Research Document - 2003/103
State of phytoplankton in the Estuary and Gulf of St. Lawrence during 2002
By Starr, M., St-Amand, L., Devine, L.
Information concerning the seasonal and interannual variations in the concentrations of chlorophyll a, nitrates, and silicates as well as the abundance of the major species of phytoplankton measured from three fixed stations (Rimouski, Anticosti Gyre and Gaspé Current) and six sections crossing the Estuary and Gulf of St. Lawrence was reviewed. The authors concentrated on conditions prevailing in 2002 but also compared those observations with previous information from the 1992-2001 period.
In 2002, the initiation of the major phytoplankton bloom at Station Rimouski in the Lower St. Lawrence Estuary occurred in late June, which is near the historical mean date. This contrasts with observations made from 1998 to 2001, when the spring phytoplankton bloom began 6-8 weeks earlier than normal (mid to early May). The average phytoplankton biomass during spring-summer 2002 at Station Rimouski was also somewhat higher compared to 1992-1994, 1998, and 2000-2001, but much lower compared to 1995, 1997, and, more especially, to 1999.
In the Anticosti Gyre and the Gaspé Current, the depletion of nutrients in the surface layer (0-50 m) during spring occurred later in 2002 compared to the 1996-2001 period, suggesting that phytoplankton growth was also initiated later in 2002 compared to recent years in the northwestern part of the Gulf of St. Lawrence. This was particularly true for the Gaspé Current. The reduction of nutrients in the surface layer during spring-summer was also somewhat more pronounced in 2002 compared to the 2000-2001 period but much less compared to 1999. Thus based on the evolution of nutrients, phytoplankton production in the northwestern Gulf of St. Lawrence could have been higher in 2002 compared to the previous two years but much lower than for 1999. This is consistent with data from Station Rimouski in the Lower St. Lawrence Estuary.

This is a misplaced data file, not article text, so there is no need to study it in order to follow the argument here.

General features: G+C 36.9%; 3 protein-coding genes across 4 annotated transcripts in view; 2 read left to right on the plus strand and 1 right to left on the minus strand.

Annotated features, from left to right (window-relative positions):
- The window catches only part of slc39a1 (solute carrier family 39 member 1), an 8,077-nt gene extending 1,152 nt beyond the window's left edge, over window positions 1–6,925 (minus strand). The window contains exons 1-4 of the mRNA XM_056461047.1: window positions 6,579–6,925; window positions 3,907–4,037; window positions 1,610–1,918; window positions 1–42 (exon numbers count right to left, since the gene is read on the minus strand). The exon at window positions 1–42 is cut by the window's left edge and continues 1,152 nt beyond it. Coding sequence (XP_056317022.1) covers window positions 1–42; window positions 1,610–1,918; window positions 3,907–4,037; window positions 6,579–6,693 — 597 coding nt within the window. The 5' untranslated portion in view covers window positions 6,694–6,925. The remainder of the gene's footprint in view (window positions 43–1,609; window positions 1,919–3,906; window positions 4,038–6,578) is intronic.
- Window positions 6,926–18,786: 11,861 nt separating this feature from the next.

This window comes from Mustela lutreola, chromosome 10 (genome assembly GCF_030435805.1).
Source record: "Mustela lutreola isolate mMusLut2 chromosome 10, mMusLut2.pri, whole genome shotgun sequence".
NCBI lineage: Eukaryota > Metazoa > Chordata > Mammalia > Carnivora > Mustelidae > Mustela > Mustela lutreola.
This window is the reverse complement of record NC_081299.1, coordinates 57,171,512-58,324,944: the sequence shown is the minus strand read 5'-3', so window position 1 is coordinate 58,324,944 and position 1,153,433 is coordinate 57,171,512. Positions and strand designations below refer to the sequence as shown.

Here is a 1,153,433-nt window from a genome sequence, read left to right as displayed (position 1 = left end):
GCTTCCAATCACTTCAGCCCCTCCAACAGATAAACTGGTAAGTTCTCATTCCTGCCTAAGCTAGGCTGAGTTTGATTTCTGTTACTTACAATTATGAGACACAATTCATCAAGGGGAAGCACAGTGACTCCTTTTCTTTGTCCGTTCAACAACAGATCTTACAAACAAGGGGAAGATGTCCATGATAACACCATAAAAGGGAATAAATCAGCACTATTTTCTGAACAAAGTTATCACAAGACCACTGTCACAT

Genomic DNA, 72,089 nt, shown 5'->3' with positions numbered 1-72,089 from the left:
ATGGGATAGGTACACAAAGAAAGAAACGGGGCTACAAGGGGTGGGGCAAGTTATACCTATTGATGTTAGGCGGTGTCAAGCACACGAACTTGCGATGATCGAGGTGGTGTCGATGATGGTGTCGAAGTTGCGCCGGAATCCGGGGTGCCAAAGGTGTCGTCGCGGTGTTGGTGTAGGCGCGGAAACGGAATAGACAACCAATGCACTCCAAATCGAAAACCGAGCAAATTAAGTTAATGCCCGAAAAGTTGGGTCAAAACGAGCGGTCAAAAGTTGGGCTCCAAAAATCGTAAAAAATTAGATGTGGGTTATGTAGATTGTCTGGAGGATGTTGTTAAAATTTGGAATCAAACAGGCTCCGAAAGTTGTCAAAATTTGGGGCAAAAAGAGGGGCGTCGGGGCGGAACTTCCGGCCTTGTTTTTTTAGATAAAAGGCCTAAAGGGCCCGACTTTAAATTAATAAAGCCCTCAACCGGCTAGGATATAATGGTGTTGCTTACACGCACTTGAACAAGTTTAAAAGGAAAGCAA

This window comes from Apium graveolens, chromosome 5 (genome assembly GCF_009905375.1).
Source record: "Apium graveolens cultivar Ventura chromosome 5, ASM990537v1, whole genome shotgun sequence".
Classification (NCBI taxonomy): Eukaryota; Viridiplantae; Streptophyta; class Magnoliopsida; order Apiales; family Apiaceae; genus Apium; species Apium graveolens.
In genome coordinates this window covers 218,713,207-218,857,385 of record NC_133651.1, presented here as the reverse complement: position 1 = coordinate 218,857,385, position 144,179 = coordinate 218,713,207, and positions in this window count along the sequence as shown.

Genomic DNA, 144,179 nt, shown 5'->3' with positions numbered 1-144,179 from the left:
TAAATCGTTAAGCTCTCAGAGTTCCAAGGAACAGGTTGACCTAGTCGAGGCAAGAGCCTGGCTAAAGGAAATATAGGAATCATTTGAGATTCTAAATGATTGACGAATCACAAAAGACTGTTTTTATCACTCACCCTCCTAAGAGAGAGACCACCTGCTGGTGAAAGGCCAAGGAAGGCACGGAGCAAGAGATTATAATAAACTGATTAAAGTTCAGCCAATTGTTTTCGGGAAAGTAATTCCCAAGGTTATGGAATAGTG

For a second consecutive year, the analysis of community composition in 2002 revealed the massive presence of the diatom Neodenticula seminae in most areas of the Gulf of St. Lawrence, with concentrations up to 1 x 106 cells per litre. This phenomenon is unusual since this species is usually found in North Pacific waters. In the Atlantic Ocean, this species has only been recorded in middle to high latitude Quaternary sediments, dating from between 0.84 and 1.2 million years ago. It is proposed that this Pacific species was introduced naturally into the Gulf (across the Arctic, down the Labrador Current, and through Strait of Belle Isle) rather than via ballast waters. The return of N. seminae to the Atlantic coast is consistent with recent observations indicating a greater influx of Pacific waters into the Atlantic and the freshening of the North Atlantic waters.
In late spring and early fall 2002, the chlorophyll levels were higher in the southern Gulf of St. Lawrence compared to the previous three years. In the eastern part of the Gulf, the chlorophyll and nitrate levels in the surface layer in late spring and fall 2002 were not notably different from those observed in 1999-2001.
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